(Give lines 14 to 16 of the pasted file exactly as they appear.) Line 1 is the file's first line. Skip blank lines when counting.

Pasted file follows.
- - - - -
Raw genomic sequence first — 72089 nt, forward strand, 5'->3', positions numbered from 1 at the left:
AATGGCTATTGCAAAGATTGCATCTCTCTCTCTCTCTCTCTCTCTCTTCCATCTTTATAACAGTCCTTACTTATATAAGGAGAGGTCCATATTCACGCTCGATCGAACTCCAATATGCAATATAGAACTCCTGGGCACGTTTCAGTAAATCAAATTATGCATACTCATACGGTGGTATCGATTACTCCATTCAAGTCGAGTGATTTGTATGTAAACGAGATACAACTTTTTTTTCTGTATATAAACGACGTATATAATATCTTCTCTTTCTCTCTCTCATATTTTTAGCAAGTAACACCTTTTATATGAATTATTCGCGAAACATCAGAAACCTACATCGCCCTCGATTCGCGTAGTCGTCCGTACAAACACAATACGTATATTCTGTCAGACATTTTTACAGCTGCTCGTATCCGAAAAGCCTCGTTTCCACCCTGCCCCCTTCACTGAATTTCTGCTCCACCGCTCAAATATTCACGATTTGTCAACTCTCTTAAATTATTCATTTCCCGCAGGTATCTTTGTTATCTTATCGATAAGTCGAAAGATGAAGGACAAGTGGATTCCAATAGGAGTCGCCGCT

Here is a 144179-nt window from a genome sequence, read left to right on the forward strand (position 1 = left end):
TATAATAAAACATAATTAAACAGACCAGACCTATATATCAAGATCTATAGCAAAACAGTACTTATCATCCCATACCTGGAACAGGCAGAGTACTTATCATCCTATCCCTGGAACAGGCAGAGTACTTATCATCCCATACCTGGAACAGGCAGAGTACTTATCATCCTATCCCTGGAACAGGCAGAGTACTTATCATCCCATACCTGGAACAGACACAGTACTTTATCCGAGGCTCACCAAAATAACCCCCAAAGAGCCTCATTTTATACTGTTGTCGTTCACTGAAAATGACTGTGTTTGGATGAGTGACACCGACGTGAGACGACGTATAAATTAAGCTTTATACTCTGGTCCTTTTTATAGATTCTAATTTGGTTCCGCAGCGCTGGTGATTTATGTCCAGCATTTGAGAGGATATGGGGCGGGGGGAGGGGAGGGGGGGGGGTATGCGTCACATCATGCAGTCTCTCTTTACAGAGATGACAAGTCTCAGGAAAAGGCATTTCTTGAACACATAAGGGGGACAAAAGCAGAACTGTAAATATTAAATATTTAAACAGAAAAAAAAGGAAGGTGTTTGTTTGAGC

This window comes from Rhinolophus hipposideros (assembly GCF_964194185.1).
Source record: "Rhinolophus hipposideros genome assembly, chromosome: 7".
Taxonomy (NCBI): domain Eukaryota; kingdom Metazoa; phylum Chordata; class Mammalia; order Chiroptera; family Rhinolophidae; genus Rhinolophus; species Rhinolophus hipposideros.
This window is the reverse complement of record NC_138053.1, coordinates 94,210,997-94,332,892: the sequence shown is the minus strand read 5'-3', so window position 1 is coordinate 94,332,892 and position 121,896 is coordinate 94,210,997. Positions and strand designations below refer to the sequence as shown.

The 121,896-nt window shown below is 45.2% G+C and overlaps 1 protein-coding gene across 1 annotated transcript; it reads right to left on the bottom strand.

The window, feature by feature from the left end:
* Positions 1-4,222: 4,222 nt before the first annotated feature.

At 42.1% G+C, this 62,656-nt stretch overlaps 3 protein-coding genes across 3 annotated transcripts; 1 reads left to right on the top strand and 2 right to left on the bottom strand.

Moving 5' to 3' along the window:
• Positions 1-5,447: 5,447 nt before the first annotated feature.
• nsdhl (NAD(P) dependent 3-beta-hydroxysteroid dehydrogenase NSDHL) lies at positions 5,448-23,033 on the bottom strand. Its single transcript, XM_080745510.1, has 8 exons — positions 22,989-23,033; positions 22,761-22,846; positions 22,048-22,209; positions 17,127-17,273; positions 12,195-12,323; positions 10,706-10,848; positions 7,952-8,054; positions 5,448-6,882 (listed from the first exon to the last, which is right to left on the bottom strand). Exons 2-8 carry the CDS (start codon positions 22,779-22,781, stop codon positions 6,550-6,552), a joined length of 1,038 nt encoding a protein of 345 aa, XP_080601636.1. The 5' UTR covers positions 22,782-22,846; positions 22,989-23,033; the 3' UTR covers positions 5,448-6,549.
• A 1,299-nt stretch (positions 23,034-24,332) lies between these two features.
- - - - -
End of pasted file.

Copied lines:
• Positions 1-5,447: 5,447 nt before the first annotated feature.
• nsdhl (NAD(P) dependent 3-beta-hydroxysteroid dehydrogenase NSDHL) lies at positions 5,448-23,033 on the bottom strand. Its single transcript, XM_080745510.1, has 8 exons — positions 22,989-23,033; positions 22,761-22,846; positions 22,048-22,209; positions 17,127-17,273; positions 12,195-12,323; positions 10,706-10,848; positions 7,952-8,054; positions 5,448-6,882 (listed from the first exon to the last, which is right to left on the bottom strand). Exons 2-8 carry the CDS (start codon positions 22,779-22,781, stop codon positions 6,550-6,552), a joined length of 1,038 nt encoding a protein of 345 aa, XP_080601636.1. The 5' UTR covers positions 22,782-22,846; positions 22,989-23,033; the 3' UTR covers positions 5,448-6,549.
• A 1,299-nt stretch (positions 23,034-24,332) lies between these two features.